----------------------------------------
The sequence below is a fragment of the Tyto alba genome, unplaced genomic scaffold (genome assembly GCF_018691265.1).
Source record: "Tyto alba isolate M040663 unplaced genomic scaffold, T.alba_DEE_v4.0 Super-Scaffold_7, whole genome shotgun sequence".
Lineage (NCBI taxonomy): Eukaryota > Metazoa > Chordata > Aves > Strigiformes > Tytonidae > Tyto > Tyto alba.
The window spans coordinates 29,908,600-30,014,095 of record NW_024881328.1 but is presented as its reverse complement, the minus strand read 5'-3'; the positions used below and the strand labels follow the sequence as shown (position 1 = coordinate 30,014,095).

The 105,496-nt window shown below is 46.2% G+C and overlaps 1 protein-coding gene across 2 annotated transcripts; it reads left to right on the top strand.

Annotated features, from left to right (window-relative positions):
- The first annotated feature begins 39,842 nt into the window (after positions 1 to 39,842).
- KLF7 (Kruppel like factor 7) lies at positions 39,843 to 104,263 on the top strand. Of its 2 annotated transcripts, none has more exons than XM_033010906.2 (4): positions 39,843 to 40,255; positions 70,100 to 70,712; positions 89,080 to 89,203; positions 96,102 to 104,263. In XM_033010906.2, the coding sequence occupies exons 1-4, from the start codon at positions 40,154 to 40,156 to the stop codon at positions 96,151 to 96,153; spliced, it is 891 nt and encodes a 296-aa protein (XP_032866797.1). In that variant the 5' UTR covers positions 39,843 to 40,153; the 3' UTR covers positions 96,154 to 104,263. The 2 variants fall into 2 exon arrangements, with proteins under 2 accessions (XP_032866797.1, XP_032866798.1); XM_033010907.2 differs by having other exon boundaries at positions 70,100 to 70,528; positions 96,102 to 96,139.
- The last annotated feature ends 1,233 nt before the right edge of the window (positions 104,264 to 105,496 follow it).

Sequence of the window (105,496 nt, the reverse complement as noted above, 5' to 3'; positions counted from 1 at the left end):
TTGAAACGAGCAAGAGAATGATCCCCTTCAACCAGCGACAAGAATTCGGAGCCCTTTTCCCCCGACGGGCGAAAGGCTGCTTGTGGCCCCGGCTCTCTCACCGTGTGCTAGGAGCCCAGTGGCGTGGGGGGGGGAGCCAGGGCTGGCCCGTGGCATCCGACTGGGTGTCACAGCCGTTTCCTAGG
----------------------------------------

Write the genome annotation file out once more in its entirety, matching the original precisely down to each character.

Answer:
The sequence below is a fragment of the Tyto alba genome, unplaced genomic scaffold (genome assembly GCF_018691265.1).
Source record: "Tyto alba isolate M040663 unplaced genomic scaffold, T.alba_DEE_v4.0 Super-Scaffold_7, whole genome shotgun sequence".
Lineage (NCBI taxonomy): Eukaryota > Metazoa > Chordata > Aves > Strigiformes > Tytonidae > Tyto > Tyto alba.
The window spans coordinates 29,908,600-30,014,095 of record NW_024881328.1 but is presented as its reverse complement, the minus strand read 5'-3'; the positions used below and the strand labels follow the sequence as shown (position 1 = coordinate 30,014,095).

The 105,496-nt window shown below is 46.2% G+C and overlaps 1 protein-coding gene across 2 annotated transcripts; it reads left to right on the top strand.

Annotated features, from left to right (window-relative positions):
- The first annotated feature begins 39,842 nt into the window (after positions 1 to 39,842).
- KLF7 (Kruppel like factor 7) lies at positions 39,843 to 104,263 on the top strand. Of its 2 annotated transcripts, none has more exons than XM_033010906.2 (4): positions 39,843 to 40,255; positions 70,100 to 70,712; positions 89,080 to 89,203; positions 96,102 to 104,263. In XM_033010906.2, the coding sequence occupies exons 1-4, from the start codon at positions 40,154 to 40,156 to the stop codon at positions 96,151 to 96,153; spliced, it is 891 nt and encodes a 296-aa protein (XP_032866797.1). In that variant the 5' UTR covers positions 39,843 to 40,153; the 3' UTR covers positions 96,154 to 104,263. The 2 variants fall into 2 exon arrangements, with proteins under 2 accessions (XP_032866797.1, XP_032866798.1); XM_033010907.2 differs by having other exon boundaries at positions 70,100 to 70,528; positions 96,102 to 96,139.
- The last annotated feature ends 1,233 nt before the right edge of the window (positions 104,264 to 105,496 follow it).

Sequence of the window (105,496 nt, the reverse complement as noted above, 5' to 3'; positions counted from 1 at the left end):
TTGAAACGAGCAAGAGAATGATCCCCTTCAACCAGCGACAAGAATTCGGAGCCCTTTTCCCCCGACGGGCGAAAGGCTGCTTGTGGCCCCGGCTCTCTCACCGTGTGCTAGGAGCCCAGTGGCGTGGGGGGGGGAGCCAGGGCTGGCCCGTGGCATCCGACTGGGTGTCACAGCCGTTTCCTAGG